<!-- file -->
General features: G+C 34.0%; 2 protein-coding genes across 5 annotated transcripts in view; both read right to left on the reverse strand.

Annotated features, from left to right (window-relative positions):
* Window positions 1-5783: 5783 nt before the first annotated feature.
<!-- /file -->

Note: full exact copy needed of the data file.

General features: G+C 34.0%; 2 protein-coding genes across 5 annotated transcripts in view; both read right to left on the reverse strand.

Annotated features, from left to right (window-relative positions):
* Window positions 1-5783: 5783 nt before the first annotated feature.